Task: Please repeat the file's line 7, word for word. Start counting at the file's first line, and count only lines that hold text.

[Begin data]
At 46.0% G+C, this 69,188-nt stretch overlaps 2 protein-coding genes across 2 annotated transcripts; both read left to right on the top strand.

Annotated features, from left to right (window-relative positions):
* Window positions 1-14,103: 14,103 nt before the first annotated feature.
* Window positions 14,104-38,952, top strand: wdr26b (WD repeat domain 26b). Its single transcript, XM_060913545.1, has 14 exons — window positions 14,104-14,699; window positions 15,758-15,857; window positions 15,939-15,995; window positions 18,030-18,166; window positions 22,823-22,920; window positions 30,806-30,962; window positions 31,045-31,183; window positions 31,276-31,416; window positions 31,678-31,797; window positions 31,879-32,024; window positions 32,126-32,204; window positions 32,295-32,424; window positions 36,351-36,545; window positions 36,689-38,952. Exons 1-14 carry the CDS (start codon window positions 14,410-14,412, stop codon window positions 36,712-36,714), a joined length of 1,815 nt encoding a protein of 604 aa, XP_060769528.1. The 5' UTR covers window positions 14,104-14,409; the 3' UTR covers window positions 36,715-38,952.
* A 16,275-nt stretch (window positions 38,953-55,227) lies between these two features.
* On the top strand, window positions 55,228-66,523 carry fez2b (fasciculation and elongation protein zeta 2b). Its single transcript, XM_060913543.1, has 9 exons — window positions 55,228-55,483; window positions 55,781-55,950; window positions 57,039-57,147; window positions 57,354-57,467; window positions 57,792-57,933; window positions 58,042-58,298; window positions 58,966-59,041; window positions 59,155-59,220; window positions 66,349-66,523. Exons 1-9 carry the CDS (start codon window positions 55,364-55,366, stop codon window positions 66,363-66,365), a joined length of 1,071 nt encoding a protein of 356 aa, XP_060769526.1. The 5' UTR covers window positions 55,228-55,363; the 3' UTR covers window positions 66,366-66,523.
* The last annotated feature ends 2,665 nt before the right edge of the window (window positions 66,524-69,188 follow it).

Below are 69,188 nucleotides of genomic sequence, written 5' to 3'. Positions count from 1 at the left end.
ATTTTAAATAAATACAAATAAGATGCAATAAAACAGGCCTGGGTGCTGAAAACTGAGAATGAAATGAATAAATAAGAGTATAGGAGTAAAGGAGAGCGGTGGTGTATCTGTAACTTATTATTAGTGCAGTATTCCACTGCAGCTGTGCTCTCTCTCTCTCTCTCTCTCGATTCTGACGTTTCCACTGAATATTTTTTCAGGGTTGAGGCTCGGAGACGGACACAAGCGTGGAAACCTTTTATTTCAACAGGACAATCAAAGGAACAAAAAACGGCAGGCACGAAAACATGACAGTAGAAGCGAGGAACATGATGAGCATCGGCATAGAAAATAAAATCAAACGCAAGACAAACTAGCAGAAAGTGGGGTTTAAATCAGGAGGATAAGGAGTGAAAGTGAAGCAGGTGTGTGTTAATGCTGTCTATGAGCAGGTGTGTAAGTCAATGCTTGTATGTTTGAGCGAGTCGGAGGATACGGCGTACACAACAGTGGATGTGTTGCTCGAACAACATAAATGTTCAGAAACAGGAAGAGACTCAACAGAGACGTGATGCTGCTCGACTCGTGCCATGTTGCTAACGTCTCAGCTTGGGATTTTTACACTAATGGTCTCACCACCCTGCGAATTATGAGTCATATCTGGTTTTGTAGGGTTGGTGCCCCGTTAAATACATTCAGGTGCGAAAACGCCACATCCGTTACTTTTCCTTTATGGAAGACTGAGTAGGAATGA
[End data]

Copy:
* The last annotated feature ends 2,665 nt before the right edge of the window (window positions 66,524-69,188 follow it).